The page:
Helena Independent Record - January 16, 2017
About 200 people packed the Capitol Rotunda in support of health care programs on Sunday afternoon. The Save Our Healthcare rally in Helena ran alongside others in Missoula and Bozeman.
Repealing the Affordable Care Act and other programming will cause "unprecedented chaos," according to one speaker at the rally. Speakers told the crowd how the potential changes will impact them as well as all Americans who rely on ACA for their medical expenses.
Lesa Evers, member of the Blackfeet Tribe and former director of Indian affairs under Gov. Brian Schweitzer, said she didn't realize how different health care was in Indian Country until she experienced the upgraded system through ACA. She shared how her single mother survived cancer twice. A visit to the doctor was a dreaded, all-day event, she said.
Reverting back to old ways would be devastating, Evers said.
With current health care options in place, Montanans -- specifically those in Indian Country -- can focus on working and raising their family with fewer worries about what would happen if they become ill, she said.
Gov. Steve Bullock echoed Evers' sentiments.
"It is helping hardworking Montanans live better, healthier lives," Bullock said in a written statement read at the rally. Bullock was unable to attend Sunday's event.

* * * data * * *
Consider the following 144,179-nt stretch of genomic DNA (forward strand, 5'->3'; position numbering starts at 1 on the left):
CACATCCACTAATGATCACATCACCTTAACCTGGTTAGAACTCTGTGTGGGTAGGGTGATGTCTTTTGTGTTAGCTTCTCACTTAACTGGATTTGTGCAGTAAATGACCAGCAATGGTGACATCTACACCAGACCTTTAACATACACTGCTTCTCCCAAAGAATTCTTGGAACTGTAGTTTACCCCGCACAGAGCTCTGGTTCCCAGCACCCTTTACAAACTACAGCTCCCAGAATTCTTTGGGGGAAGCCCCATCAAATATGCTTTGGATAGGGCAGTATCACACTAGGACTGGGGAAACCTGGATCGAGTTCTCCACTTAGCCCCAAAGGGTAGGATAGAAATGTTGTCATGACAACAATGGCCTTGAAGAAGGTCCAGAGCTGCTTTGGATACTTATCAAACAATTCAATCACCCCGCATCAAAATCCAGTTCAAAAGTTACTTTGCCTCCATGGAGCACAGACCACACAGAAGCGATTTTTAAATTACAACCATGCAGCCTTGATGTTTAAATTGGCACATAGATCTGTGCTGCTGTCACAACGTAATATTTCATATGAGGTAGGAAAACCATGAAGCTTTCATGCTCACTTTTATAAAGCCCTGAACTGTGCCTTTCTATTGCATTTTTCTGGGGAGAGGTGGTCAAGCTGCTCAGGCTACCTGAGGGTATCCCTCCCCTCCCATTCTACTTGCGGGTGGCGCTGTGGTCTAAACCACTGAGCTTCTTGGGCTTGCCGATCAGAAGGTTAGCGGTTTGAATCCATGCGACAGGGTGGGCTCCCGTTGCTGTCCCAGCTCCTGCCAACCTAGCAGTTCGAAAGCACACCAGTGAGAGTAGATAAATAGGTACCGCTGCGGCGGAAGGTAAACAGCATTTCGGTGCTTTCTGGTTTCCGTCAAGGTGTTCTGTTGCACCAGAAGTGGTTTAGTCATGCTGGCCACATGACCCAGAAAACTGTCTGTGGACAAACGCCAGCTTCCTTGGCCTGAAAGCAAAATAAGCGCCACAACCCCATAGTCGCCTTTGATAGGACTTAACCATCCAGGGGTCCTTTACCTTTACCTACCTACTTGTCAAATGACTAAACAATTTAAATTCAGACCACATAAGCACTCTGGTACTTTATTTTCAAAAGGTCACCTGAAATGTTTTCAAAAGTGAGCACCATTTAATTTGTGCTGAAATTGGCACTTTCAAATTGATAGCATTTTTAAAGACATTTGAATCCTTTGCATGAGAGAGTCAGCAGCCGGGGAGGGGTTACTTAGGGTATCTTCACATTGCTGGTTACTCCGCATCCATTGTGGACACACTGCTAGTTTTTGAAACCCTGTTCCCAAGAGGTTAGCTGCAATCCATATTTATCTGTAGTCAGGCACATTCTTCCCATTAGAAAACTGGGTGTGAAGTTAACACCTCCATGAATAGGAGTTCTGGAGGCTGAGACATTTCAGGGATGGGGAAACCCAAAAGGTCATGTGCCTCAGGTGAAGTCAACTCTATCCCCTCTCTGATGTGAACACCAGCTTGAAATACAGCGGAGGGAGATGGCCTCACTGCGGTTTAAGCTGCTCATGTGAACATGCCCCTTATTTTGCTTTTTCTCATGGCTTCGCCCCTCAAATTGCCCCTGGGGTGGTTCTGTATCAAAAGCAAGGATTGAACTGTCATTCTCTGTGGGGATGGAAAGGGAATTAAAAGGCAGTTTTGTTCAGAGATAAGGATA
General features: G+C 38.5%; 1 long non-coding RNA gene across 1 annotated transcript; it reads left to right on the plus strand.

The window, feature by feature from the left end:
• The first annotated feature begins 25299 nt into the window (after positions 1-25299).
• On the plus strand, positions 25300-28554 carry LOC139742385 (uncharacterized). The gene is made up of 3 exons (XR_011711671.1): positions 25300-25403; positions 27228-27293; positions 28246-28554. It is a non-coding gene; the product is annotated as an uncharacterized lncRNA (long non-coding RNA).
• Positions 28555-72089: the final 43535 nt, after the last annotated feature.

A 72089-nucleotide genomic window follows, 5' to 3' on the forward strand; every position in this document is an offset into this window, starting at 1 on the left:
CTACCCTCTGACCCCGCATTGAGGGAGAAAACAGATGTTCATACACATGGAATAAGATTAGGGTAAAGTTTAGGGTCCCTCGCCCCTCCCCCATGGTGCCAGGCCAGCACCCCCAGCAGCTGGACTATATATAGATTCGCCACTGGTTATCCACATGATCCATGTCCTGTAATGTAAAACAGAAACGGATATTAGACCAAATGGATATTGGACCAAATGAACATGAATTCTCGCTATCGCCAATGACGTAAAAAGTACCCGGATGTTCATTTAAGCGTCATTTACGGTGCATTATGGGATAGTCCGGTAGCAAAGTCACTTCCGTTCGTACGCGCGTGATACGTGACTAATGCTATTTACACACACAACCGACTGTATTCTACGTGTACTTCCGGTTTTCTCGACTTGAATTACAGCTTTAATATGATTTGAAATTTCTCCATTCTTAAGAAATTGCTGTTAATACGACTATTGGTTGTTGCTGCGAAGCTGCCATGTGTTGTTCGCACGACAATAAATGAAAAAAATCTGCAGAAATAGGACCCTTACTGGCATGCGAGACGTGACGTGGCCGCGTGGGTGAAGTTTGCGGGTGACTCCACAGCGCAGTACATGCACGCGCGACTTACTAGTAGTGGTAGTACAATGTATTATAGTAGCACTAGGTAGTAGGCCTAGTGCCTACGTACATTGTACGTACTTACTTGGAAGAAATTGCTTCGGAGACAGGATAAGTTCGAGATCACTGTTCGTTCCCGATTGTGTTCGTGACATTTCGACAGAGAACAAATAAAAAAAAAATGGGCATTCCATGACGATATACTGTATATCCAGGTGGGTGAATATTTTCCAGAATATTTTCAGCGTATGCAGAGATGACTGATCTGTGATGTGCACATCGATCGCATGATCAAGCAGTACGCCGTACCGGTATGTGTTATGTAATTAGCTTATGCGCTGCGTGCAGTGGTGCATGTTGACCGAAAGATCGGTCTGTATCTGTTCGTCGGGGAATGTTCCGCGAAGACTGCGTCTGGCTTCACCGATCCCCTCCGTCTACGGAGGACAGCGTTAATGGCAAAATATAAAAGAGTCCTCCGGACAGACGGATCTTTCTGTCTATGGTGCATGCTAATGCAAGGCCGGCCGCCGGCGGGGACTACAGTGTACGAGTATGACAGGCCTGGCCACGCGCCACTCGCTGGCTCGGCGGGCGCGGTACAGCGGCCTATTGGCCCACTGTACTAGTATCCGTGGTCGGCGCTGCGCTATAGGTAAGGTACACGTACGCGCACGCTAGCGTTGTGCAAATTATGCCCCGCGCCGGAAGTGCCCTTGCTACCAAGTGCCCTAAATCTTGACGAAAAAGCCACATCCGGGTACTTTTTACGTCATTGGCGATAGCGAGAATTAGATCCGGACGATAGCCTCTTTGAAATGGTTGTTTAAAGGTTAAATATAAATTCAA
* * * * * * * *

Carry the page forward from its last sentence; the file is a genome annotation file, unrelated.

Bullock said leaving patients without backup for health care is irresponsible and "going backwards."
The rally, hosted by the Lewis and Clark County Democratic Central Committee and Our Revolution Helena, was to show support while the fate of health insurance coverage for 30 million people is being decided in Congress. It was part of a national day of action in which more than 50 “Our First Stand: Save Health Care” rallies were scheduled from coast to coast in a major show of grassroots support for critical health care programs under assault by Republicans in the new session of Congress, organizers said.
Speaker Minority Leader Rep. Jenny Eck, D-Helena, voiced concern about the devastation that will be felt if laws are repealed. Many of those in power do not seem to fathom the hardship thousands of Montanans will face if the movement goes forward.
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